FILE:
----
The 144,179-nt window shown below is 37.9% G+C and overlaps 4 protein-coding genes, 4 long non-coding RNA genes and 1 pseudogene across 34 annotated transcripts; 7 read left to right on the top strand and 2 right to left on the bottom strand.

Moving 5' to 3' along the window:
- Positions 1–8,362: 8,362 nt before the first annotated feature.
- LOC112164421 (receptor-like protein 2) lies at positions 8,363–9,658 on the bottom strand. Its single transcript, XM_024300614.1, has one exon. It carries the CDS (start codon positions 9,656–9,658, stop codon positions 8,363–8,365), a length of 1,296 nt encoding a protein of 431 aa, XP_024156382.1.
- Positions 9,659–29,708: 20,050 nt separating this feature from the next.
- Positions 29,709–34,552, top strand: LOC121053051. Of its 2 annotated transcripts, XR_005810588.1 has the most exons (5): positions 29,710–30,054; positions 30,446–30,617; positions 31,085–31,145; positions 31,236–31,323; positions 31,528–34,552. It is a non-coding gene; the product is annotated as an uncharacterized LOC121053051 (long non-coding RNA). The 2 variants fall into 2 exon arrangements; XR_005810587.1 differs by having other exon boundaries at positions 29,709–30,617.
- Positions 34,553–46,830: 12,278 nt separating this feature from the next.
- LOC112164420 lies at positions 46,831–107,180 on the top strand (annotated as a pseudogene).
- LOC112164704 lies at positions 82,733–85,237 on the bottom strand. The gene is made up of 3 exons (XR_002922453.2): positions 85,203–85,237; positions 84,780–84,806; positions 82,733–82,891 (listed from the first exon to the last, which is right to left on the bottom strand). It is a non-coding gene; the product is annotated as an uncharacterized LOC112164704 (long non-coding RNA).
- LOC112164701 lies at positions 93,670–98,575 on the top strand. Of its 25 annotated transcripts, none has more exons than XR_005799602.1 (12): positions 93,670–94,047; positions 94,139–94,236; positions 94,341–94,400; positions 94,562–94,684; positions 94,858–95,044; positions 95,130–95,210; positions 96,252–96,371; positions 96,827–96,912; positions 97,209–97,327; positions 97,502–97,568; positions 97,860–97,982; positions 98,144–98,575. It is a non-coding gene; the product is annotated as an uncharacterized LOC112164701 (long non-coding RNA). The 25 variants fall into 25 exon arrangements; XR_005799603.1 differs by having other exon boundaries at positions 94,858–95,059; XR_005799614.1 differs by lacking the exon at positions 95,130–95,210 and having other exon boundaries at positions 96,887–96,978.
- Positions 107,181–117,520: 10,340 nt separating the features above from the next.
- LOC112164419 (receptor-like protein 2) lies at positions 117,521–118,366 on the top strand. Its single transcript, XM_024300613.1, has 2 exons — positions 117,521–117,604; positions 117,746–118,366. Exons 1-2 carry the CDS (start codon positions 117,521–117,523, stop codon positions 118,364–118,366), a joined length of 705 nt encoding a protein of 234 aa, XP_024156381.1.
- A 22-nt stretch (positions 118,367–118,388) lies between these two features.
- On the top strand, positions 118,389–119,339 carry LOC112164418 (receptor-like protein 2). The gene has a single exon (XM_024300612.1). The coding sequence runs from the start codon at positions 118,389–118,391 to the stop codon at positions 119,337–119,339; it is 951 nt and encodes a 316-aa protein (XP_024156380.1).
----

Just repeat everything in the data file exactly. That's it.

The 144,179-nt window shown below is 37.9% G+C and overlaps 4 protein-coding genes, 4 long non-coding RNA genes and 1 pseudogene across 34 annotated transcripts; 7 read left to right on the top strand and 2 right to left on the bottom strand.

Moving 5' to 3' along the window:
- Positions 1–8,362: 8,362 nt before the first annotated feature.
- LOC112164421 (receptor-like protein 2) lies at positions 8,363–9,658 on the bottom strand. Its single transcript, XM_024300614.1, has one exon. It carries the CDS (start codon positions 9,656–9,658, stop codon positions 8,363–8,365), a length of 1,296 nt encoding a protein of 431 aa, XP_024156382.1.
- Positions 9,659–29,708: 20,050 nt separating this feature from the next.
- Positions 29,709–34,552, top strand: LOC121053051. Of its 2 annotated transcripts, XR_005810588.1 has the most exons (5): positions 29,710–30,054; positions 30,446–30,617; positions 31,085–31,145; positions 31,236–31,323; positions 31,528–34,552. It is a non-coding gene; the product is annotated as an uncharacterized LOC121053051 (long non-coding RNA). The 2 variants fall into 2 exon arrangements; XR_005810587.1 differs by having other exon boundaries at positions 29,709–30,617.
- Positions 34,553–46,830: 12,278 nt separating this feature from the next.
- LOC112164420 lies at positions 46,831–107,180 on the top strand (annotated as a pseudogene).
- LOC112164704 lies at positions 82,733–85,237 on the bottom strand. The gene is made up of 3 exons (XR_002922453.2): positions 85,203–85,237; positions 84,780–84,806; positions 82,733–82,891 (listed from the first exon to the last, which is right to left on the bottom strand). It is a non-coding gene; the product is annotated as an uncharacterized LOC112164704 (long non-coding RNA).
- LOC112164701 lies at positions 93,670–98,575 on the top strand. Of its 25 annotated transcripts, none has more exons than XR_005799602.1 (12): positions 93,670–94,047; positions 94,139–94,236; positions 94,341–94,400; positions 94,562–94,684; positions 94,858–95,044; positions 95,130–95,210; positions 96,252–96,371; positions 96,827–96,912; positions 97,209–97,327; positions 97,502–97,568; positions 97,860–97,982; positions 98,144–98,575. It is a non-coding gene; the product is annotated as an uncharacterized LOC112164701 (long non-coding RNA). The 25 variants fall into 25 exon arrangements; XR_005799603.1 differs by having other exon boundaries at positions 94,858–95,059; XR_005799614.1 differs by lacking the exon at positions 95,130–95,210 and having other exon boundaries at positions 96,887–96,978.
- Positions 107,181–117,520: 10,340 nt separating the features above from the next.
- LOC112164419 (receptor-like protein 2) lies at positions 117,521–118,366 on the top strand. Its single transcript, XM_024300613.1, has 2 exons — positions 117,521–117,604; positions 117,746–118,366. Exons 1-2 carry the CDS (start codon positions 117,521–117,523, stop codon positions 118,364–118,366), a joined length of 705 nt encoding a protein of 234 aa, XP_024156381.1.
- A 22-nt stretch (positions 118,367–118,388) lies between these two features.
- On the top strand, positions 118,389–119,339 carry LOC112164418 (receptor-like protein 2). The gene has a single exon (XM_024300612.1). The coding sequence runs from the start codon at positions 118,389–118,391 to the stop codon at positions 119,337–119,339; it is 951 nt and encodes a 316-aa protein (XP_024156380.1).